Is early childhood education contributing to socioeconomic disparities?

Students from middle- and upper-class backgrounds are more likely to participate in classroom discussions than are equally capable students from working-class backgrounds, finds a new study of preschool children in France by an international team of researchers. The work also shows that these differences may shape how students are perceived by their peers.

The results, which appear in the Journal of Experimental Psychology: General, shed new light on the persistent and early emerging disparities in education linked to socioeconomic status (SES).

“While preschool attendance has been shown to be beneficial for low-SES students’ achievement, our results suggest that early childhood education is not currently maximizing its potential as an equalizing force,” says lead author Sébastien Goudeau, an assistant professor at Université de Poitiers.

“Early schooling contexts provide unequal opportunities for engagement to children in ways linked to their socioeconomic status, which could serve to maintain or even exacerbate social class disparities in achievement,” adds Andrei Cimpian, a professor in New York University’s Department of Psychology and one of the paper’s authors. “These and other findings call for redesigning aspects of early childhood in ways that foster engagement among all students, regardless of their social class.”

Previous research has primarily focused on deficits in low-SES parents’ knowledge, practices, or resources to explain disparities found in early childhood education. The new Journal of Experimental Psychology: General study examined how schooling itself at this age might be shortchanging children from lower-income backgrounds.

In doing so, the study’s authors, which also included researchers from Northwestern University’s Kellogg School of Management and Stanford University’s Department of Psychology, examined students’ behavioral engagement during whole-class discussions—a core part of the preschool curriculum in Europe and North America.

One study included nearly 100 preschoolers, who were anonymous to the researchers, across four classrooms of Grande Section—the last year in French preschools before first grade—in France’s Nouvelle-Aquitaine region. The classrooms selected had a high degree of SES variability among the students as determined by their parents’ occupation. The researchers videotaped whole-classroom discussions—ranging from eight to 19 in each classroom—and recorded the frequency and duration of each child’s participation.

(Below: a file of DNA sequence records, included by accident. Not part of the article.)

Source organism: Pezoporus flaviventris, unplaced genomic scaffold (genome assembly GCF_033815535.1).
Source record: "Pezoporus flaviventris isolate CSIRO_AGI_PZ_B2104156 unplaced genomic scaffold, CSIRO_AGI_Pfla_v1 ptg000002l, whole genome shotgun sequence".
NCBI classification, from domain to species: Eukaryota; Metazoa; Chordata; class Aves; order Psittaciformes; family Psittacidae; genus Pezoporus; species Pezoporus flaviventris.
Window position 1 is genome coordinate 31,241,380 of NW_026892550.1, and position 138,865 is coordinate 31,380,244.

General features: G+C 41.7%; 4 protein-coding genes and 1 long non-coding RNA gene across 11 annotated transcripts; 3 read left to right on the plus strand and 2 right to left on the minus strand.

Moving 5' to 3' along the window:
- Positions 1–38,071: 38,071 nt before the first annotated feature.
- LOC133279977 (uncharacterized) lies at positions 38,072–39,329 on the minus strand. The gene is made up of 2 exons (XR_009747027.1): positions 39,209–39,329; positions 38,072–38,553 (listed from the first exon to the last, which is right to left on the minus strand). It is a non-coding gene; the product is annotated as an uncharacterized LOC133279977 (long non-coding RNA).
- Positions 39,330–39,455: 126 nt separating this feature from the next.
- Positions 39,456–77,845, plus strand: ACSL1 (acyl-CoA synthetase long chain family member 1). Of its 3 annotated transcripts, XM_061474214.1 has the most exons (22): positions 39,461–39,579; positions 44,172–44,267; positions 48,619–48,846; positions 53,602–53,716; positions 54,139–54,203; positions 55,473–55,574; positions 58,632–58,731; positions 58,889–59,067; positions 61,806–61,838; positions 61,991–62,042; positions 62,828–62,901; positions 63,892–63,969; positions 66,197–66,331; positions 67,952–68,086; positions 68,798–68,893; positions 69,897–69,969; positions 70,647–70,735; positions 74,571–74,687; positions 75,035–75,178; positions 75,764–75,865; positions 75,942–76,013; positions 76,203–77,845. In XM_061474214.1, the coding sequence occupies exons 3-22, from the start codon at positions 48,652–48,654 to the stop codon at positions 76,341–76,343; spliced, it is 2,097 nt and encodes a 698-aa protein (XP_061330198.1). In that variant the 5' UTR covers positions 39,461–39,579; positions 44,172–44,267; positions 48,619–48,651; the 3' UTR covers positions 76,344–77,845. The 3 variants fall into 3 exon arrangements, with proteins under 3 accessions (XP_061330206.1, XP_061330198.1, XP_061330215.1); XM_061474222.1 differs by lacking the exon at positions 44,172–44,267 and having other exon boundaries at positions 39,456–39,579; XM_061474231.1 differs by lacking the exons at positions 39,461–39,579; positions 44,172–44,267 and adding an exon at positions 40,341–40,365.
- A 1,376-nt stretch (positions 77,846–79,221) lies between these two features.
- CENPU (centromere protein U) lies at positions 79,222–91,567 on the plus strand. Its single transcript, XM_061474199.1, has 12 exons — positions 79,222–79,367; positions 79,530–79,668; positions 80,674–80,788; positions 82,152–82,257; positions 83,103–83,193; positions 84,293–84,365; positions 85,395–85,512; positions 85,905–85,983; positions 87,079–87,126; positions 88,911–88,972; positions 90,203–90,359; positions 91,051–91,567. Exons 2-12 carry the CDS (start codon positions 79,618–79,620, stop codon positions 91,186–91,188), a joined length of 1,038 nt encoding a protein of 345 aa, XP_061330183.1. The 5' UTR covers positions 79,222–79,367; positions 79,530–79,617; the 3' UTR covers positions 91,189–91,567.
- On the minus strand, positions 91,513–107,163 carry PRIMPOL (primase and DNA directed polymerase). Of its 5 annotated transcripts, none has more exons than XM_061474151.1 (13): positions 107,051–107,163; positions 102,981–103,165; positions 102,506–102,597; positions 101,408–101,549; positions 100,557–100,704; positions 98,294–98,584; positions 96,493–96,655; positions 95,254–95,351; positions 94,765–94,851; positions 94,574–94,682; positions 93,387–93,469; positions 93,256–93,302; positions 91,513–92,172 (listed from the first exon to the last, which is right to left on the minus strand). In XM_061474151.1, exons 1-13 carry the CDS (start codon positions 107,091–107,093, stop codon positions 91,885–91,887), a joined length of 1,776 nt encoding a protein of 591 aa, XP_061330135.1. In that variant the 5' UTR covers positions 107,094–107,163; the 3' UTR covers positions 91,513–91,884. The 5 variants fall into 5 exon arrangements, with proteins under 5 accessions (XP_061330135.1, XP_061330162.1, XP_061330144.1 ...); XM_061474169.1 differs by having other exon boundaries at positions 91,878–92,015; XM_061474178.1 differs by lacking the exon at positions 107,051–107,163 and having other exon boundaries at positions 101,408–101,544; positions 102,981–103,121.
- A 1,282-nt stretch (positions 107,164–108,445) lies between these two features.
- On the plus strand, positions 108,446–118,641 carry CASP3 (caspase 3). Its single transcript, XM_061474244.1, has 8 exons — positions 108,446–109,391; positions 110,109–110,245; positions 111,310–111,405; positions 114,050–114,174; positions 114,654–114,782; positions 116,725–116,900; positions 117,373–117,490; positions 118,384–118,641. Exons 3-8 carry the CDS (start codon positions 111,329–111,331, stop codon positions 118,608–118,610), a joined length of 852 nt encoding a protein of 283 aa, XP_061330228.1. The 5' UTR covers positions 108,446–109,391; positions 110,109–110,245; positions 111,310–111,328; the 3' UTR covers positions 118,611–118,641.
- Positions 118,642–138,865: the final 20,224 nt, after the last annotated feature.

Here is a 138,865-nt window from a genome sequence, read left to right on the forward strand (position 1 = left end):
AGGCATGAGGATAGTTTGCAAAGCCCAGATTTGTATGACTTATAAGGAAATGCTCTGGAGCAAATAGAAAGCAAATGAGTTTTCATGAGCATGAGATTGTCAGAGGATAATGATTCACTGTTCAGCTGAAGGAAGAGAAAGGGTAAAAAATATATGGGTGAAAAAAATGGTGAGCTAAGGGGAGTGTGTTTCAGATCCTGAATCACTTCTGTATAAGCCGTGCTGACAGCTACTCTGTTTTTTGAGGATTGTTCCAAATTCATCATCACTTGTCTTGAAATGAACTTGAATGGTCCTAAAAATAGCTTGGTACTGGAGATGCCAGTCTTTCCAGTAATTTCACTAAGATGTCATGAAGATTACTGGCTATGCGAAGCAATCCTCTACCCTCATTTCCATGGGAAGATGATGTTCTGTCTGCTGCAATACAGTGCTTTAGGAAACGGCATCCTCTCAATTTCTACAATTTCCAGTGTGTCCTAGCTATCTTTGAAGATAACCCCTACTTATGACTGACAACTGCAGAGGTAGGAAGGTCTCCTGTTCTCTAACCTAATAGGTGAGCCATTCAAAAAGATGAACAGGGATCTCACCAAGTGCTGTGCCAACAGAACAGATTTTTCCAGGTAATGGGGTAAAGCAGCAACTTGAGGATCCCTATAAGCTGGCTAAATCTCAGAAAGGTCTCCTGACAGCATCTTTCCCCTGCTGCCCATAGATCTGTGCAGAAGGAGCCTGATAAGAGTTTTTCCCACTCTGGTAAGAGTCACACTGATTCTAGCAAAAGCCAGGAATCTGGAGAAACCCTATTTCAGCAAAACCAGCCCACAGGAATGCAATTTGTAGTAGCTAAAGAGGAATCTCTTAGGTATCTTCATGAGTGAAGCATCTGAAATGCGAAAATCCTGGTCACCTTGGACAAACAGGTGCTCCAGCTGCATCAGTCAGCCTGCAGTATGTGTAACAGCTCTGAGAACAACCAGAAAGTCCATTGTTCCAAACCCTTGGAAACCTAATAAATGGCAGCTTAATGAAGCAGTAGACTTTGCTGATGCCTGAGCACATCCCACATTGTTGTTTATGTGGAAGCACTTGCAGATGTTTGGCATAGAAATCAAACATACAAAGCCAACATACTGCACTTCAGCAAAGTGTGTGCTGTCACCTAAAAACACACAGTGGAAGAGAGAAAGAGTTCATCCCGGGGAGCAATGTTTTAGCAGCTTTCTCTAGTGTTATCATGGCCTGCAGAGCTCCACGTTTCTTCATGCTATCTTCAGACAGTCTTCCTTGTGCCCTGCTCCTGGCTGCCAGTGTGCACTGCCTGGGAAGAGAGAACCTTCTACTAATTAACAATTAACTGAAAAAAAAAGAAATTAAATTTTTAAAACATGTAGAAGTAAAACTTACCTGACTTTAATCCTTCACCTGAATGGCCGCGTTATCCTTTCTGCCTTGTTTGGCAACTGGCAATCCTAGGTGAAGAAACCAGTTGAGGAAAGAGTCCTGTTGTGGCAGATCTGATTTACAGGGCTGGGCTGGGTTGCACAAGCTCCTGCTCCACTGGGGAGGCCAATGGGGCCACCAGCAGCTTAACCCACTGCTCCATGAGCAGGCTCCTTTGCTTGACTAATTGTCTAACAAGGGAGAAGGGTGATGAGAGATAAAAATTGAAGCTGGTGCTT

The results showed that low-SES students spoke less frequently and for less time compared to high-SES students. Notably, these differences were not accounted for by SES differences in oral language proficiency, indicating that low-SES students did not talk less because they lacked the proficiency to do so.

In a second study, the authors sought to understand how preschool children perceive differences among their peers in their levels of school engagement. To do so, they drew a new group of Grande Section participants from the same region; it included nearly 100 preschool students across five classrooms.

To determine the children’s perceptions of their classmates, the researchers posed scenarios involving fictional students aimed at surfacing the students’ views of the types of students who are called upon and who speak longer than others. For instance, “When the teacher asks the class a question, several children raise their hands. However, the teacher calls on [Theodore/Zélie] more often than other children.” After each scenario, children were asked to explain the protagonist’s behavior: for instance, “Why do you think [Theodore/Zélie] is called on more often than other children?”

The research team then coded the open-ended responses the children provided, looking in particular for whether children mentioned inherent factors having to do with the protagonist’s own characteristics (e.g., “because she/he is smart,” “because she/he has a lot to tell”) or extrinsic factors having to do with the protagonist’s background or the classroom context (e.g., “because the teacher likes her/him,” “because the other children are disobedient”).

For each scenario, after the open-ended explanation question, children were also asked to evaluate the fictional student along the two fundamental dimensions of social judgments: competence and warmth. These included perceived intelligence (“Do you think [the fictional child] is more intelligent than the other children, or less intelligent than the other children?”) as well as how they thought the teacher viewed the fictional student (“Do you think the teacher likes [the child] more than the other children, or less than the other children?”). These comparisons were made with the fictional student’s classmates in mind.

Overall, the fictional child who made frequent and longer contributions to classroom discussions was perceived as possessing more positive characteristics than other children in their class.

“Preschoolers explained differences in engagement during whole-class discussions as a consequence of children’s inherent characteristics, including their competence and warmth,” explains Cimpian. “These results suggest that the patterns of school engagement typical of middle- and high-SES students increase the extent to which they are valued by their preschool peers and—conversely—may undermine low-SES students’ psychological experiences.”


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